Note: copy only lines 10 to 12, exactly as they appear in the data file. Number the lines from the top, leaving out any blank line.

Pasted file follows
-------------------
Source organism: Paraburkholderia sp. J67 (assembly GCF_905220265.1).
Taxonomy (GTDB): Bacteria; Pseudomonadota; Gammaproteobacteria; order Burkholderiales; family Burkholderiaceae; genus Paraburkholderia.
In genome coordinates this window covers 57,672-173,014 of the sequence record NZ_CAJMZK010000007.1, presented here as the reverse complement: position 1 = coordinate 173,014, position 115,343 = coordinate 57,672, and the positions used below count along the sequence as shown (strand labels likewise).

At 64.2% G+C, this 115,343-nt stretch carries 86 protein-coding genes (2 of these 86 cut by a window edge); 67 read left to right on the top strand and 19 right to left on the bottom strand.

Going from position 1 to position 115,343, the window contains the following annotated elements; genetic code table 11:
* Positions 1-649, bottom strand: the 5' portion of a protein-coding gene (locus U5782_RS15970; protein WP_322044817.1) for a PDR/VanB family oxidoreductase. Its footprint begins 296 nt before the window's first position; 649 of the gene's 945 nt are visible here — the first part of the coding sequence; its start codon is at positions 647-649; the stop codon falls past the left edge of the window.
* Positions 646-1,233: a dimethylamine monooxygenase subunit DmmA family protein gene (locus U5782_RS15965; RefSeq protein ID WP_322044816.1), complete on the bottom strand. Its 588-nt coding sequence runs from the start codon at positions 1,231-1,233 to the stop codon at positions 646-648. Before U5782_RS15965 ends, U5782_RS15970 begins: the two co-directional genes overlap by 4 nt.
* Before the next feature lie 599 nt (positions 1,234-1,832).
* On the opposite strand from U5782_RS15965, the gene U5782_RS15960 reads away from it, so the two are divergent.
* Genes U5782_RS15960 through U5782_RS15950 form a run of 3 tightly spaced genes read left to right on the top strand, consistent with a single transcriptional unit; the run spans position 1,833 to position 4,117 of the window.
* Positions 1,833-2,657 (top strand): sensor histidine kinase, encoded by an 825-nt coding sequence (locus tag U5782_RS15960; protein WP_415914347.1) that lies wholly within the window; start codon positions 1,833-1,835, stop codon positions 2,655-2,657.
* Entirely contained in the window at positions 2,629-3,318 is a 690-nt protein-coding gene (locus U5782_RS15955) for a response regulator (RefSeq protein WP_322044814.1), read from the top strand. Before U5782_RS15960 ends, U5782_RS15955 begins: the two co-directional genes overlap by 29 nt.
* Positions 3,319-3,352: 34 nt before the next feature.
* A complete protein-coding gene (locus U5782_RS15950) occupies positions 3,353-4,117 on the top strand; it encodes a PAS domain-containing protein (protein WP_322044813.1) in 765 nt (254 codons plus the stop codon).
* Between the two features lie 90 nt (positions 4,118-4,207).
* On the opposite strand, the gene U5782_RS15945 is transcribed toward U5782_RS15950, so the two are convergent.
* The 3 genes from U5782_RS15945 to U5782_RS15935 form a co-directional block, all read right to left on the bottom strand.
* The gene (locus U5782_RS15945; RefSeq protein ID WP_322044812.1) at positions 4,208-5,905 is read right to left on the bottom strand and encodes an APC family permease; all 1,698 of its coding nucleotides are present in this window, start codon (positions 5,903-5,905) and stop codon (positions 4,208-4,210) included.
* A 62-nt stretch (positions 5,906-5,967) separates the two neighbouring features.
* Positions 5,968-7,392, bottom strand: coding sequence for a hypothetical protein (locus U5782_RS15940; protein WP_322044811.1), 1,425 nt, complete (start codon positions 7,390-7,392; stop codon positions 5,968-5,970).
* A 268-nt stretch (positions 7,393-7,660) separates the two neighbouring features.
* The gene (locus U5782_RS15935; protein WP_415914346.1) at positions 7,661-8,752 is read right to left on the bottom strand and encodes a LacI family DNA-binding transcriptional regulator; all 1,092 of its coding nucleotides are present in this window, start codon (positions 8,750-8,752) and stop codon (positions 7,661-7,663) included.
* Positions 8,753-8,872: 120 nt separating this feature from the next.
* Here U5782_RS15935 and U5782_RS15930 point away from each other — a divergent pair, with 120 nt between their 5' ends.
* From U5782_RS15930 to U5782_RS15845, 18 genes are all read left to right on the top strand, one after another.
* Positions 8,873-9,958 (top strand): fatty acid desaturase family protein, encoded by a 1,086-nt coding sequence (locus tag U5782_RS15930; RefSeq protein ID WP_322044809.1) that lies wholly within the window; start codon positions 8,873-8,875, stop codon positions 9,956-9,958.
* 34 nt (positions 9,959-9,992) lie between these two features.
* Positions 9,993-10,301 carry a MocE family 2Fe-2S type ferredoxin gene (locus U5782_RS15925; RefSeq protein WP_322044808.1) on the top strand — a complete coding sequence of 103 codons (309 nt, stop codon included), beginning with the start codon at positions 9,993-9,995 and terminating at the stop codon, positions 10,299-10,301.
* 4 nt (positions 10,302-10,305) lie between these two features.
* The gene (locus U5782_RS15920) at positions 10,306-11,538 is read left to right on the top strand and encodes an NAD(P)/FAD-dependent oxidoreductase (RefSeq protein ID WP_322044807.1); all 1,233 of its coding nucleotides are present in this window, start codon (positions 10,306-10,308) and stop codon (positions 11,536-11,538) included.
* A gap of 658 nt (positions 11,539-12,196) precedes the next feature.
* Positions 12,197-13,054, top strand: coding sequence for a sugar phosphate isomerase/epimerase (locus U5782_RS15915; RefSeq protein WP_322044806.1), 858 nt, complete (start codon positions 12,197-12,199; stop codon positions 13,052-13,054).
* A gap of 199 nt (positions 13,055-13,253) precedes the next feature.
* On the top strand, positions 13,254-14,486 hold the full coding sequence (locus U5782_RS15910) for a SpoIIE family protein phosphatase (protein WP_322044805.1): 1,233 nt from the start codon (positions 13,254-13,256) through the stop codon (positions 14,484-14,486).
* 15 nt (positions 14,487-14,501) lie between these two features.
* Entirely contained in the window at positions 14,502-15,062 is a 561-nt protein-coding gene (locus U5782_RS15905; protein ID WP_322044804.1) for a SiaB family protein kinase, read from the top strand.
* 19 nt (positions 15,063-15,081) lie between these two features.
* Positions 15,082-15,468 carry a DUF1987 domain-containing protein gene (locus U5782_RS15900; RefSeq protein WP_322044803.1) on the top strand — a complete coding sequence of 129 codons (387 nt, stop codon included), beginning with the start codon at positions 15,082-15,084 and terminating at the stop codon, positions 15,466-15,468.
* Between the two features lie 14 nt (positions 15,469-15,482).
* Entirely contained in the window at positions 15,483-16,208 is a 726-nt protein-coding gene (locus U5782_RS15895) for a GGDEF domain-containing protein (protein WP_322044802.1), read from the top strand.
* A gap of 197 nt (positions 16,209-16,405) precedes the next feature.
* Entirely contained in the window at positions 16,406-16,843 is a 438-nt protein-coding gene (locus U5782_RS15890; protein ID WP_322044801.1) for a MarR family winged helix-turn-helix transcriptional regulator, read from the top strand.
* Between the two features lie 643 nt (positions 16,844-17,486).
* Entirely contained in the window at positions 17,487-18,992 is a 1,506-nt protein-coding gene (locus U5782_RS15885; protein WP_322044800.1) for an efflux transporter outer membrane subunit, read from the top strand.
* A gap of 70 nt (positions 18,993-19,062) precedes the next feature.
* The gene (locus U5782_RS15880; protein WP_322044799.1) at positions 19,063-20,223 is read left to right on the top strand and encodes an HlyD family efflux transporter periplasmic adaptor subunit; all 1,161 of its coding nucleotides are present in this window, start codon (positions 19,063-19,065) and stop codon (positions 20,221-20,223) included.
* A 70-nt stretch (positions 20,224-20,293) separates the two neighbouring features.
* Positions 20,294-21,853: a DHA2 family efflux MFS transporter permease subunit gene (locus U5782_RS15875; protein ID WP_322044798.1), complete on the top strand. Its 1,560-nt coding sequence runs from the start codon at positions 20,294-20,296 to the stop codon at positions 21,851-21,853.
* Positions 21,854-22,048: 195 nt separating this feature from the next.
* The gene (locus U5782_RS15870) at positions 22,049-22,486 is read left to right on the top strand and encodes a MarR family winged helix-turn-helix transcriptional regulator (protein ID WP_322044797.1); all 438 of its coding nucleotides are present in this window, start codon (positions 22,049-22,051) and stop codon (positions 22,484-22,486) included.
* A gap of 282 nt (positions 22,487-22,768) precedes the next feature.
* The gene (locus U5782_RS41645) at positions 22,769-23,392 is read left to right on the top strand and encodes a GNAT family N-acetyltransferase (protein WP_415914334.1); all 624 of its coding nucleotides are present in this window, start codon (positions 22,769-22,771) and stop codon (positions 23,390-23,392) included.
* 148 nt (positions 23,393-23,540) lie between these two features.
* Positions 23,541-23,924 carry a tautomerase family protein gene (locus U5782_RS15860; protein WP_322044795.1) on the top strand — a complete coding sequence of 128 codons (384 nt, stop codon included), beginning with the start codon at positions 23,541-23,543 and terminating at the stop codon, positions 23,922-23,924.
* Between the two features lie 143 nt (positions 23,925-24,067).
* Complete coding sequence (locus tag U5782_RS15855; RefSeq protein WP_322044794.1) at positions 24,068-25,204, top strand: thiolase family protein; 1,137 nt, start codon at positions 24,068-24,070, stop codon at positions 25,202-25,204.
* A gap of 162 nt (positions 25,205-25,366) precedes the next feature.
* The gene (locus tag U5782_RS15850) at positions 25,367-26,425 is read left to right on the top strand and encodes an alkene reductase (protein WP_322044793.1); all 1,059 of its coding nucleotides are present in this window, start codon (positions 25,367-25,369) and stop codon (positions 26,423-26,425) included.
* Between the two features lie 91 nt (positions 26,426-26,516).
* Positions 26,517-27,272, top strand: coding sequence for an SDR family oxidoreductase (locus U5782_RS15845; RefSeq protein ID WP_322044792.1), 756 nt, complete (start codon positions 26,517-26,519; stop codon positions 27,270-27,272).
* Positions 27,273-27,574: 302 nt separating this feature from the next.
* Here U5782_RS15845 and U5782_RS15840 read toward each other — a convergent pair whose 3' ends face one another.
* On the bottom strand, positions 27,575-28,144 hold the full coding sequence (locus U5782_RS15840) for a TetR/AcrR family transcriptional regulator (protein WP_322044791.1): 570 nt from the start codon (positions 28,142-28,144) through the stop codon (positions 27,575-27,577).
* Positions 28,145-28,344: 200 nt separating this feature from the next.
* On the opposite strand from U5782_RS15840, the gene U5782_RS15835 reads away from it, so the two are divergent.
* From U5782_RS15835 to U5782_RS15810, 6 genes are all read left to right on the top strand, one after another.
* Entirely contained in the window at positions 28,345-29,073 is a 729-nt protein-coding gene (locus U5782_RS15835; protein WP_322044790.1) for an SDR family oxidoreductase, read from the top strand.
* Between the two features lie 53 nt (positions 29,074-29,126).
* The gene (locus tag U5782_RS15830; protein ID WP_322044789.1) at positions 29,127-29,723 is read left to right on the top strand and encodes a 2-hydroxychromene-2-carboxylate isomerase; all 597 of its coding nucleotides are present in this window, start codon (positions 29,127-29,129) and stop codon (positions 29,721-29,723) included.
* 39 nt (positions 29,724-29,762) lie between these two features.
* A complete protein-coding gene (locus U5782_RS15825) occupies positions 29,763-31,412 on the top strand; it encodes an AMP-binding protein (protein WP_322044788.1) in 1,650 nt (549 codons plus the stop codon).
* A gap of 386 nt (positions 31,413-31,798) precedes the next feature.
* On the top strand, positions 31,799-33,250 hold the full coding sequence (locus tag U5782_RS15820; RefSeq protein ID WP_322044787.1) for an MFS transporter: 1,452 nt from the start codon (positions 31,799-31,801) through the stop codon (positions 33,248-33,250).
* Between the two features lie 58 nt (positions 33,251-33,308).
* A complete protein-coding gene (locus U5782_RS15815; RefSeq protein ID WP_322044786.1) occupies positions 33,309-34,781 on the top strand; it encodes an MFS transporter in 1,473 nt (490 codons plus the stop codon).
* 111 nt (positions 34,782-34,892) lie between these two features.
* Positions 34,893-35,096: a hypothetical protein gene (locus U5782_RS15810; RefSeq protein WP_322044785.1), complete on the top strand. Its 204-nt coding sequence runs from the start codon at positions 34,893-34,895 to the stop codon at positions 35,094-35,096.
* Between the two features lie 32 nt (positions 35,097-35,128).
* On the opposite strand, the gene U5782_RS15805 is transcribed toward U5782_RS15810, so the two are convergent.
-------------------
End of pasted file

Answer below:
* Genes U5782_RS15960 through U5782_RS15950 form a run of 3 tightly spaced genes read left to right on the top strand, consistent with a single transcriptional unit; the run spans position 1,833 to position 4,117 of the window.
* Positions 1,833-2,657 (top strand): sensor histidine kinase, encoded by an 825-nt coding sequence (locus tag U5782_RS15960; protein WP_415914347.1) that lies wholly within the window; start codon positions 1,833-1,835, stop codon positions 2,655-2,657.
* Entirely contained in the window at positions 2,629-3,318 is a 690-nt protein-coding gene (locus U5782_RS15955) for a response regulator (RefSeq protein WP_322044814.1), read from the top strand. Before U5782_RS15960 ends, U5782_RS15955 begins: the two co-directional genes overlap by 29 nt.